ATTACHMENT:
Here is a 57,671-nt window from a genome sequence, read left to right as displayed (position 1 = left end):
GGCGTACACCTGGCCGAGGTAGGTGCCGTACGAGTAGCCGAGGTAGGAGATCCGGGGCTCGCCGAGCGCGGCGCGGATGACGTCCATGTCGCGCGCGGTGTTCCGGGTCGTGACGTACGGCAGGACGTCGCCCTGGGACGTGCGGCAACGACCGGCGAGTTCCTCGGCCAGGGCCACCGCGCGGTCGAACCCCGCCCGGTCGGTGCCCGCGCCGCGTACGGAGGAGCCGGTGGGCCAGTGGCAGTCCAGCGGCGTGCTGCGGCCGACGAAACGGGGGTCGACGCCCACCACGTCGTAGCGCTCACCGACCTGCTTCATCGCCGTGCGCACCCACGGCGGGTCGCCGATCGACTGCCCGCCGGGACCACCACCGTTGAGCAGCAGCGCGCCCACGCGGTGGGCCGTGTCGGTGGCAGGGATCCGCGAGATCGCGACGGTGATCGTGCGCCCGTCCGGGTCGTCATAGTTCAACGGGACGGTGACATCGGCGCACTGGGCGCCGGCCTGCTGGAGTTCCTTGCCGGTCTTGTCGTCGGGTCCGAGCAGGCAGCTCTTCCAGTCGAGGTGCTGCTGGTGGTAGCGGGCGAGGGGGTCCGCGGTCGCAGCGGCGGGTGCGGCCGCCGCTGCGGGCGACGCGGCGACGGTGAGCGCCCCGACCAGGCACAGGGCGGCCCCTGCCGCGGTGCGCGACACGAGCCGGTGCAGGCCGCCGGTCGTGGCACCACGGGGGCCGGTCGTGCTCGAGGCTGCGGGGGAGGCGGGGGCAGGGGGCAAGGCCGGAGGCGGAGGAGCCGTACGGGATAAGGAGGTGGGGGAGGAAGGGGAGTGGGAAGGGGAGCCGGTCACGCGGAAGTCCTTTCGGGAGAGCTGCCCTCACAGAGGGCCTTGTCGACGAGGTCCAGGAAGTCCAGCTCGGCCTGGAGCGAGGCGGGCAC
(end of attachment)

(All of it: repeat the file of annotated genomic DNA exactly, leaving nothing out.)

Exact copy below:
Here is a 57,671-nt window from a genome sequence, read left to right as displayed (position 1 = left end):
GGCGTACACCTGGCCGAGGTAGGTGCCGTACGAGTAGCCGAGGTAGGAGATCCGGGGCTCGCCGAGCGCGGCGCGGATGACGTCCATGTCGCGCGCGGTGTTCCGGGTCGTGACGTACGGCAGGACGTCGCCCTGGGACGTGCGGCAACGACCGGCGAGTTCCTCGGCCAGGGCCACCGCGCGGTCGAACCCCGCCCGGTCGGTGCCCGCGCCGCGTACGGAGGAGCCGGTGGGCCAGTGGCAGTCCAGCGGCGTGCTGCGGCCGACGAAACGGGGGTCGACGCCCACCACGTCGTAGCGCTCACCGACCTGCTTCATCGCCGTGCGCACCCACGGCGGGTCGCCGATCGACTGCCCGCCGGGACCACCACCGTTGAGCAGCAGCGCGCCCACGCGGTGGGCCGTGTCGGTGGCAGGGATCCGCGAGATCGCGACGGTGATCGTGCGCCCGTCCGGGTCGTCATAGTTCAACGGGACGGTGACATCGGCGCACTGGGCGCCGGCCTGCTGGAGTTCCTTGCCGGTCTTGTCGTCGGGTCCGAGCAGGCAGCTCTTCCAGTCGAGGTGCTGCTGGTGGTAGCGGGCGAGGGGGTCCGCGGTCGCAGCGGCGGGTGCGGCCGCCGCTGCGGGCGACGCGGCGACGGTGAGCGCCCCGACCAGGCACAGGGCGGCCCCTGCCGCGGTGCGCGACACGAGCCGGTGCAGGCCGCCGGTCGTGGCACCACGGGGGCCGGTCGTGCTCGAGGCTGCGGGGGAGGCGGGGGCAGGGGGCAAGGCCGGAGGCGGAGGAGCCGTACGGGATAAGGAGGTGGGGGAGGAAGGGGAGTGGGAAGGGGAGCCGGTCACGCGGAAGTCCTTTCGGGAGAGCTGCCCTCACAGAGGGCCTTGTCGACGAGGTCCAGGAAGTCCAGCTCGGCCTGGAGCGAGGCGGGCAC